Rayman Fiesta Run review: getting the runs

Rayman ran through the jungles in his last mobile title, but now he's going for more of a Latin theme with his new mobile autorunner, Rayman Fiesta Run.

Rayman has had an awfully good 2013. Following the release of the well-received Rayman Legends, the happy-go-lucky hero has re-emerged on mobile devices with Rayman Fiesta Run, a spicy follow-up to Rayman Jungle Run. Just as Jungle Run was themed on the perils of the lush green forest, Fiesta Run focuses more on hotter environments with a decidedly Latin motif. However, the goal remains the same. Rayman's objective is to run through each level, collecting as many Yellow Lums as possible, in order to proceed through the game's four worlds. The touch controls remain as simple to use as Rayman's last mobile outing. Players tap the left side of the screen in order to jump and gain abilities as they go along, like helicopter gliding and punching. Players will also encounter levels that shake up the formula a bit, including ones that shrink Rayman to microscopic size and occasional boss battles that require quicker reflexes. Fiesta Run's central premise centers around pure speed and fast reaction time, as players must know when to react in order to get through each level safely. It's easy enough in the first few levels, but the difficulty level quickly escalates to challenging (though not unfair) proportions. Survival becomes a hard enough task, but the perfectionist in me was eager to try and finish each stage with all hundred Yellow Lums. Thankfully, there's no penalty for restarting repeatedly, as the game encourages you to aim for your highest score.

Even icier levels show some Latin flavor

Rayman Fiesta Run shines through more than its simplistic controls, but through its art style and immersive environments. The game is beautiful to behold, as the UbiArt Framework continues to pay dividends for the series. It's particularly gorgeous with the newer iPad's Retina Display. Each level mathces the game's Latin-flavored theme, as does the game's background music, though some of it will grow repetitive over time. The game does feature microtransactions, offering up Yellow Lums (tied to progression) for purchase, though the levels prove so quick and easy that they never feel like a necessity. Though Fiesta Run can be finished in a couple of hours, there's enough challenge and replay value to keep re-visiting the world for a good while after the initial quest ends. Auto-runners may be a dime a dozen on the App Store, but Fiesta Run is simple, satisfying, and gorgeous to look at. [7]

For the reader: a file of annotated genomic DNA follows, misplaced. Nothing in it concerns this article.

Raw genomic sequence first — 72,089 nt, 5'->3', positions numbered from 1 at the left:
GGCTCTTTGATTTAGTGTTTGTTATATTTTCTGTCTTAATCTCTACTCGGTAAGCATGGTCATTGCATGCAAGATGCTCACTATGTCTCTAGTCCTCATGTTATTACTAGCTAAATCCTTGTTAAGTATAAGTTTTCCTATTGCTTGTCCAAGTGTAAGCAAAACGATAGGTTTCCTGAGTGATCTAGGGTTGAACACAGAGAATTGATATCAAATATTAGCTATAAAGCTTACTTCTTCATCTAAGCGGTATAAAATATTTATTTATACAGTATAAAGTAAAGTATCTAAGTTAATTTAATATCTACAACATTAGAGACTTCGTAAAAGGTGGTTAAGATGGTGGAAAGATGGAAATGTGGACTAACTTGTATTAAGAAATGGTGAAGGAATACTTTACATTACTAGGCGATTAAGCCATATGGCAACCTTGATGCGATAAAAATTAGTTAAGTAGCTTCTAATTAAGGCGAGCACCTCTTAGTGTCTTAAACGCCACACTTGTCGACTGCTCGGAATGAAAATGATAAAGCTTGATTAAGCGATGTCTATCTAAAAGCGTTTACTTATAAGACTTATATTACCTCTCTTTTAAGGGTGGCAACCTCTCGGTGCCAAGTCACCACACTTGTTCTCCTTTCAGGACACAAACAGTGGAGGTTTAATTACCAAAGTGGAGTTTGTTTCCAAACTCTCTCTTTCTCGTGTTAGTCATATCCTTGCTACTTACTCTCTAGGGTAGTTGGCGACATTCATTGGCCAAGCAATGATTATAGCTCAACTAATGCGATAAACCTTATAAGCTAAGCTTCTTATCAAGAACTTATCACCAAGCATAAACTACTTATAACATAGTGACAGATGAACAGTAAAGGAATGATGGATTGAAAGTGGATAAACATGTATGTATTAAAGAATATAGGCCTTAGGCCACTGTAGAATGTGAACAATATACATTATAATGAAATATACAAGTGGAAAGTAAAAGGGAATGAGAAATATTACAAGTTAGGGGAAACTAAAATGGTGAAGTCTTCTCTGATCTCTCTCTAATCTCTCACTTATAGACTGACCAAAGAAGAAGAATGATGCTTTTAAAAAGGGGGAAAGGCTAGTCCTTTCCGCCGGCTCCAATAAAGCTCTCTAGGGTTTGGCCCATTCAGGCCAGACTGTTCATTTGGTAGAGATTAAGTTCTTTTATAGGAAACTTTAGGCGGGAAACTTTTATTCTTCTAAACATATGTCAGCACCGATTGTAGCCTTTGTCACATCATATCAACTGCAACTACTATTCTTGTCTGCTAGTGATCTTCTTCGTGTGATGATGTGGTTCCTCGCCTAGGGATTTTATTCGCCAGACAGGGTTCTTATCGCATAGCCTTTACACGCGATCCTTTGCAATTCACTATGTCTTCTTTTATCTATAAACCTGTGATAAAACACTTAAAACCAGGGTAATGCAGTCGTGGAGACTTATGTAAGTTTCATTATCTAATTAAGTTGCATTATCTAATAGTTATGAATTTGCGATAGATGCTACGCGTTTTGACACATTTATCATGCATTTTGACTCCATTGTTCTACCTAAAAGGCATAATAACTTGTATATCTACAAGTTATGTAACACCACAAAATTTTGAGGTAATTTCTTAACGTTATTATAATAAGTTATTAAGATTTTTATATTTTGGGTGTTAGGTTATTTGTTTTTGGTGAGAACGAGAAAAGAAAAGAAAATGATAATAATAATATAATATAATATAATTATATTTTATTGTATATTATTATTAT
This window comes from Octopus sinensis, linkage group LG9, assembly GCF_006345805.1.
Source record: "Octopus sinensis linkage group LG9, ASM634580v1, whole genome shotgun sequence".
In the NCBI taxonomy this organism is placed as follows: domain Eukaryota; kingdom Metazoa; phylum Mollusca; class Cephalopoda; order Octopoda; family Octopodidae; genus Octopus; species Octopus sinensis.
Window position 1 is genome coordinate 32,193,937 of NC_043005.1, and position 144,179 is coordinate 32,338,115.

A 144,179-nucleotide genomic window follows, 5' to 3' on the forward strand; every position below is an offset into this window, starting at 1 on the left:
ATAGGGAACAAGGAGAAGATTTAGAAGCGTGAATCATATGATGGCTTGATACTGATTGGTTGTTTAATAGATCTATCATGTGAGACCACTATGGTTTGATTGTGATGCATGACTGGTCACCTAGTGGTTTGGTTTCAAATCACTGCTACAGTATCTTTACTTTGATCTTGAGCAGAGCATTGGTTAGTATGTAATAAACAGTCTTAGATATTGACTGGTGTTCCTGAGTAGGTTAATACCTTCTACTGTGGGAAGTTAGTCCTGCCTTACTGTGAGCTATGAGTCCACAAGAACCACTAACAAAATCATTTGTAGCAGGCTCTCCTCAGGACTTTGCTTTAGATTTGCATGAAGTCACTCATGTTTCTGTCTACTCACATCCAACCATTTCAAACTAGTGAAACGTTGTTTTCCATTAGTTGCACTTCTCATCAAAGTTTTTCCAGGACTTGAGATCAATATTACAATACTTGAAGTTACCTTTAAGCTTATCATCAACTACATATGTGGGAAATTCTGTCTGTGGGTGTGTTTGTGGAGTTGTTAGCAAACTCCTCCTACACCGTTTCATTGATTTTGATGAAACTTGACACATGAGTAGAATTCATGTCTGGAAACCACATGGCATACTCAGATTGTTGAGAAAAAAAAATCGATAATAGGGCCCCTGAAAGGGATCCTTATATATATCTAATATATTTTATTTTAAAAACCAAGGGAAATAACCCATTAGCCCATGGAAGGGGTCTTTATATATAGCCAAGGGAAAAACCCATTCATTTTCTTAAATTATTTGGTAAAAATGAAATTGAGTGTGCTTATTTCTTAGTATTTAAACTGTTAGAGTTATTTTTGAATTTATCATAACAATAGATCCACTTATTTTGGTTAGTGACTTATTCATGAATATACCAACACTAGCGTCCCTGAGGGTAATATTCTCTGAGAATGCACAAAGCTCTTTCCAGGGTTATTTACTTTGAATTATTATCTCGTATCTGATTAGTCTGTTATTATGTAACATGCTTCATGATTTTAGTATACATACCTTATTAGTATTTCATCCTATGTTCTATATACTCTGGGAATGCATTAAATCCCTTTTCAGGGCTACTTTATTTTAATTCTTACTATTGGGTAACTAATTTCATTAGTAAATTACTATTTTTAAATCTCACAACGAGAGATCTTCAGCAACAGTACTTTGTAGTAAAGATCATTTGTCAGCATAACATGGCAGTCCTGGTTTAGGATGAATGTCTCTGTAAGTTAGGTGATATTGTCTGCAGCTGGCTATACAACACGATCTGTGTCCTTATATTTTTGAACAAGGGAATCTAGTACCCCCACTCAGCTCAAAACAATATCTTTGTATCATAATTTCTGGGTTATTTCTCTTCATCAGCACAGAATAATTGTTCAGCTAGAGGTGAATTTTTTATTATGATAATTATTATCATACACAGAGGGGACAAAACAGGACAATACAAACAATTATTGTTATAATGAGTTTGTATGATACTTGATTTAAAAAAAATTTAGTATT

This review is based on early iOS code provided by the publisher. Rayman: Fiesta Run is now available on the App Store and Google Play for $2.99.
Senior Editor

Ozzie has been playing video games since picking up his first NES controller at age 5. He has been into games ever since, only briefly stepping away during his college years. But he was pulled back in after spending years in QA circles for both THQ and Activision, mostly spending time helping to push forward the Guitar Hero series at its peak. Ozzie has become a big fan of platformers, puzzle games, shooters, and RPGs, just to name a few genres, but he’s also a huge sucker for anything with a good, compelling narrative behind it. Because what are video games if you can't enjoy a good story with a fresh Cherry Coke?

From The Chatty
  • reply
    November 6, 2013 2:00 PM

    Ozzie Mejia posted a new article, Rayman Fiesta Run review:.

    Rayman ran through the jungles in his last mobile title, but now he's going for more of a Latin theme with his new mobile autorunner, Rayman Fiesta Run.

    • reply
      November 7, 2013 8:22 PM

      Holy crap! It looks runs as good as Legends! Holy crap! This is badass!

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